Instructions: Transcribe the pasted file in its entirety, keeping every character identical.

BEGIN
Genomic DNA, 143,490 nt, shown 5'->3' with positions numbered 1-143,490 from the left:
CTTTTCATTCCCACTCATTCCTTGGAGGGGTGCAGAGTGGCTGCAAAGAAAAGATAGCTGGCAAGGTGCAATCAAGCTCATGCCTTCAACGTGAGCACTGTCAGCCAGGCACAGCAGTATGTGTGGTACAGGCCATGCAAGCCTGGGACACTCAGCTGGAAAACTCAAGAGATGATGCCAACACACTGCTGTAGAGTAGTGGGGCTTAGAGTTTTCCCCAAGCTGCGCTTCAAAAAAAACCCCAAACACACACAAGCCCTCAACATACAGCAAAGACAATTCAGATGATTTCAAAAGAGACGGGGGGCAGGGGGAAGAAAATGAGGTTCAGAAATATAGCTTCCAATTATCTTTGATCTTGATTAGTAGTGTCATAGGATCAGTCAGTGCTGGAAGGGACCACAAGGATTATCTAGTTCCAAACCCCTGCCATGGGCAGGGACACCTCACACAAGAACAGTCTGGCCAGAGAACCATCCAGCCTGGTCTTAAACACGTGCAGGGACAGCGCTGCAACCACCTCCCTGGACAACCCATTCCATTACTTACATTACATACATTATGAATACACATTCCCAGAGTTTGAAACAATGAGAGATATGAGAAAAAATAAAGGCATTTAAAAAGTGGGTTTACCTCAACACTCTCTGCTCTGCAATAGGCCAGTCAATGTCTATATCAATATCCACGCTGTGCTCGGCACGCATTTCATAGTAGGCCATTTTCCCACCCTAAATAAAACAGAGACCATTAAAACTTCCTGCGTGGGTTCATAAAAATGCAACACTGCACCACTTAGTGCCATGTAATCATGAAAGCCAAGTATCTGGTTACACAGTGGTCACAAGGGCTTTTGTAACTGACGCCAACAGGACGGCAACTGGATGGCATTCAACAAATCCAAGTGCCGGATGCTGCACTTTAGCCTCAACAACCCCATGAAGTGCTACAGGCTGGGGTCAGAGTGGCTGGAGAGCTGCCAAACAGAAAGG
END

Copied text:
Genomic DNA, 143,490 nt, shown 5'->3' with positions numbered 1-143,490 from the left:
CTTTTCATTCCCACTCATTCCTTGGAGGGGTGCAGAGTGGCTGCAAAGAAAAGATAGCTGGCAAGGTGCAATCAAGCTCATGCCTTCAACGTGAGCACTGTCAGCCAGGCACAGCAGTATGTGTGGTACAGGCCATGCAAGCCTGGGACACTCAGCTGGAAAACTCAAGAGATGATGCCAACACACTGCTGTAGAGTAGTGGGGCTTAGAGTTTTCCCCAAGCTGCGCTTCAAAAAAAACCCCAAACACACACAAGCCCTCAACATACAGCAAAGACAATTCAGATGATTTCAAAAGAGACGGGGGGCAGGGGGAAGAAAATGAGGTTCAGAAATATAGCTTCCAATTATCTTTGATCTTGATTAGTAGTGTCATAGGATCAGTCAGTGCTGGAAGGGACCACAAGGATTATCTAGTTCCAAACCCCTGCCATGGGCAGGGACACCTCACACAAGAACAGTCTGGCCAGAGAACCATCCAGCCTGGTCTTAAACACGTGCAGGGACAGCGCTGCAACCACCTCCCTGGACAACCCATTCCATTACTTACATTACATACATTATGAATACACATTCCCAGAGTTTGAAACAATGAGAGATATGAGAAAAAATAAAGGCATTTAAAAAGTGGGTTTACCTCAACACTCTCTGCTCTGCAATAGGCCAGTCAATGTCTATATCAATATCCACGCTGTGCTCGGCACGCATTTCATAGTAGGCCATTTTCCCACCCTAAATAAAACAGAGACCATTAAAACTTCCTGCGTGGGTTCATAAAAATGCAACACTGCACCACTTAGTGCCATGTAATCATGAAAGCCAAGTATCTGGTTACACAGTGGTCACAAGGGCTTTTGTAACTGACGCCAACAGGACGGCAACTGGATGGCATTCAACAAATCCAAGTGCCGGATGCTGCACTTTAGCCTCAACAACCCCATGAAGTGCTACAGGCTGGGGTCAGAGTGGCTGGAGAGCTGCCAAACAGAAAGG